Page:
- Nate Campi & Kirk Bauer
- ISBN: 978-1-4302-1059-7
- 448 pages
- Published: December 2008
This book is clearly targeted at Unix/Linux system administrators of medium to large sites wishing to learn about system administration primarily with the Cfengine application. Some of the elements of the book are applicable to any system administration scenario but the bulk of the book is Cfengine specific.
This book is an updated revision of the first edition with the same title. Like the original book it is most useful for Unix or Linux system administrators using the standard GNU tool chain, however this edition places more emphasis on Debian GNU/Linux than the first edition.
Chapters 1-3 discuss the basics of Unix/Linux system administration and SSH. The remaining chapters (4-12) discuss applying automation with the Cfengine application. Each main chapter consists of one major topic, a discussion about the various tools used, example scripts and how to automate the tools with Cfengine.
As with the first edition the book is well written, with a good mixture of text, examples, screen shots and "boxed" topics. Reviewer's Opinion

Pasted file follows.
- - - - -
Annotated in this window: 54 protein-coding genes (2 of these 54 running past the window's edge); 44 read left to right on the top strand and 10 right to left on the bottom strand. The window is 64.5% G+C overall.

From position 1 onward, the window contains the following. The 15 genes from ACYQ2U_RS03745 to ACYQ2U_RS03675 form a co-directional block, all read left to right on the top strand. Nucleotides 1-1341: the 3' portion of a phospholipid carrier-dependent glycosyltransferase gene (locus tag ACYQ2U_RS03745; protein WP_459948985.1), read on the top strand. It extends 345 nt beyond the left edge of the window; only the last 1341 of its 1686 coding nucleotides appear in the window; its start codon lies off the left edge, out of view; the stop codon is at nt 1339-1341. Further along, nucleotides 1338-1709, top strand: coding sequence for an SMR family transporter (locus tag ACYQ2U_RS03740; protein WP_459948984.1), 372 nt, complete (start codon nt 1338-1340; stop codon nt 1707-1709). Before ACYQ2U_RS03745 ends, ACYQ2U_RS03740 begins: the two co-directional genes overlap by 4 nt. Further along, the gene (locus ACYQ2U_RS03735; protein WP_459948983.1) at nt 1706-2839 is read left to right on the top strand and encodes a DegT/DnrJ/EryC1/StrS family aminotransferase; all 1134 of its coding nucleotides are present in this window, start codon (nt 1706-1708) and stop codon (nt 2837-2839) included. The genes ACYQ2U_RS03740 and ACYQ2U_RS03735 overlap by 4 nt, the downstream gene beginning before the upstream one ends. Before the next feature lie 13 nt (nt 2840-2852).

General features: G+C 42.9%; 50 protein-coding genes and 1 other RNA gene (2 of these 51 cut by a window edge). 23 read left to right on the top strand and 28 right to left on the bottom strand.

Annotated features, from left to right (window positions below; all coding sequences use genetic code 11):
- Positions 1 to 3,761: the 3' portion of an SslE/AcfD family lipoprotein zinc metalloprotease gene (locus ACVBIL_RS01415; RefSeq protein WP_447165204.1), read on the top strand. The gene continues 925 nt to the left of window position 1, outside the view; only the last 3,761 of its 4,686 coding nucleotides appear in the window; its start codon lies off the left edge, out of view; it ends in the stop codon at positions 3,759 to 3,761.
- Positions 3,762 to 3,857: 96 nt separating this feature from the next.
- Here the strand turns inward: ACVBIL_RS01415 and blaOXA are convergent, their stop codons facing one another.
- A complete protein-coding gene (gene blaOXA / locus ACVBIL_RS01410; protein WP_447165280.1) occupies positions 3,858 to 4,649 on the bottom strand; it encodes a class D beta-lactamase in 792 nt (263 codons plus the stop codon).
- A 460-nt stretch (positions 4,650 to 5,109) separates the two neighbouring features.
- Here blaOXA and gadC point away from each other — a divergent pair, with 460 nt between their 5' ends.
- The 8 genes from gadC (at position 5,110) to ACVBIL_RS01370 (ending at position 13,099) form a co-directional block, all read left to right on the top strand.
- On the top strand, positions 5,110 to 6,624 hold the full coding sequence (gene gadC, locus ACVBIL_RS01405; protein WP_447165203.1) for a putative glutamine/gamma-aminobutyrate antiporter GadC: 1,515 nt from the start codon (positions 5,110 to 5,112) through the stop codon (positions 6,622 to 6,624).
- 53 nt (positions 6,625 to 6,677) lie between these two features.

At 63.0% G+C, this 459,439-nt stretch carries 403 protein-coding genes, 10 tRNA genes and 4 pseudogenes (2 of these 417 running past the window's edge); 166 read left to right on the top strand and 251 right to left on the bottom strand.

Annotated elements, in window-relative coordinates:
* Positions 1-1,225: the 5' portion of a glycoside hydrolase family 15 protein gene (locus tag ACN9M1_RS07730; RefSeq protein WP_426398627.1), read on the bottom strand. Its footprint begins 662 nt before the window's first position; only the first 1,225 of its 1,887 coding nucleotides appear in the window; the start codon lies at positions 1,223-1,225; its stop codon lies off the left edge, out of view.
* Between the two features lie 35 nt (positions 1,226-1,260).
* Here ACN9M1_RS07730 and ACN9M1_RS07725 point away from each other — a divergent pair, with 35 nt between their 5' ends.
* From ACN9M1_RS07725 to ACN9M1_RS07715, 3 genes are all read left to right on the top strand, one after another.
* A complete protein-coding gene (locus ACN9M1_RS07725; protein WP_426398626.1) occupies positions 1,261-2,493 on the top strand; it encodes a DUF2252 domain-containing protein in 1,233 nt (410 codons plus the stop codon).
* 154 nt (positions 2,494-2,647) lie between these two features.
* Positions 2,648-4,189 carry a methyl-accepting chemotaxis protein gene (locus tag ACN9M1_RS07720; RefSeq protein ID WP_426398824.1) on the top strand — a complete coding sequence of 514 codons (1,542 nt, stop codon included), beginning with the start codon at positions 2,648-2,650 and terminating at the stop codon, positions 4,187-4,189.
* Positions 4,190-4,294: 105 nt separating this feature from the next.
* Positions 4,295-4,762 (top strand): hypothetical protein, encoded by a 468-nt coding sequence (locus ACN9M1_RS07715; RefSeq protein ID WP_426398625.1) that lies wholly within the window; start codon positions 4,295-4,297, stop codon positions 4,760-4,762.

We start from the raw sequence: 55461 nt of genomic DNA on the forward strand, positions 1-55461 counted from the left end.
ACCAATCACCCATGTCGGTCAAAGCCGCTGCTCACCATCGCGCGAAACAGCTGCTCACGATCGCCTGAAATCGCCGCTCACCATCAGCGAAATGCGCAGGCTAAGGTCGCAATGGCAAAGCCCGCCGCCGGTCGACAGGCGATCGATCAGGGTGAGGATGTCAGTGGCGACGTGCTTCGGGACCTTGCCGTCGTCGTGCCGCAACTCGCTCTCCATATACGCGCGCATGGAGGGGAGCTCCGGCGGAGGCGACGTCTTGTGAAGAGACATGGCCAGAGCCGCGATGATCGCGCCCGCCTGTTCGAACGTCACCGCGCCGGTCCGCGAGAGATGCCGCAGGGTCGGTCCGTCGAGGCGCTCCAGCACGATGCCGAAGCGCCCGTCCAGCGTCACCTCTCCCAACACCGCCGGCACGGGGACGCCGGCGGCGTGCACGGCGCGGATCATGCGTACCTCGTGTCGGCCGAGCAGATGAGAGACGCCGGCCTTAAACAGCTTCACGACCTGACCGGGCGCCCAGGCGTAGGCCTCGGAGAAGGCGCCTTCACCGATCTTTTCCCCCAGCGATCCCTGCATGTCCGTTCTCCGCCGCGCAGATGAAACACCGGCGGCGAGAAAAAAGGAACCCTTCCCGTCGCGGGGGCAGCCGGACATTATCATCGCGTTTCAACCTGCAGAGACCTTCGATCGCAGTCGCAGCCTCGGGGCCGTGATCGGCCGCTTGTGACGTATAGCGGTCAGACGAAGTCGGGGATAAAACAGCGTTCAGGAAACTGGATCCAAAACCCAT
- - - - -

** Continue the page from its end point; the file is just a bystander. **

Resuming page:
My opinion of this book is very much as for the first edition. If you are administering Linux or a Unix system with a GNU tool-chain then there is plenty of interesting ideas in the book. However to gain maximum advantage from the book you really need to be using Cfengine. Unlike the first edition, Debian users will gain more from this edition than the previous edition which was more Red Hat focused.
I was disappointed that the Perl code examples in the book have still not been modernised. The first edition used very old-fashioned and non-idiomatic Perl which while functional was not the best possible standard it could be. This edition continues to use old fashioned and "baby style" Perl that while portable to antique versions of Perl is neither modern nor elegant.
It's hard to avoid but the book does suffer from quite a lot of long code/configuration sections that any sane reader will download rather than retype. It is a hard balance to maintain between providing enough of the code/configuration for the reader to understand what is been demonstrated and turning the book into an annotated program listing.
In summary, I'd say that if you are or are planning on using Cfengine in a Linux or Unix environment then this book needs to be near the top of your list. If you are not using Cfengine then there is still plenty of useful system administration content to make it worth reading – I don't think it's worth buying though unless you plan to use Cfengine.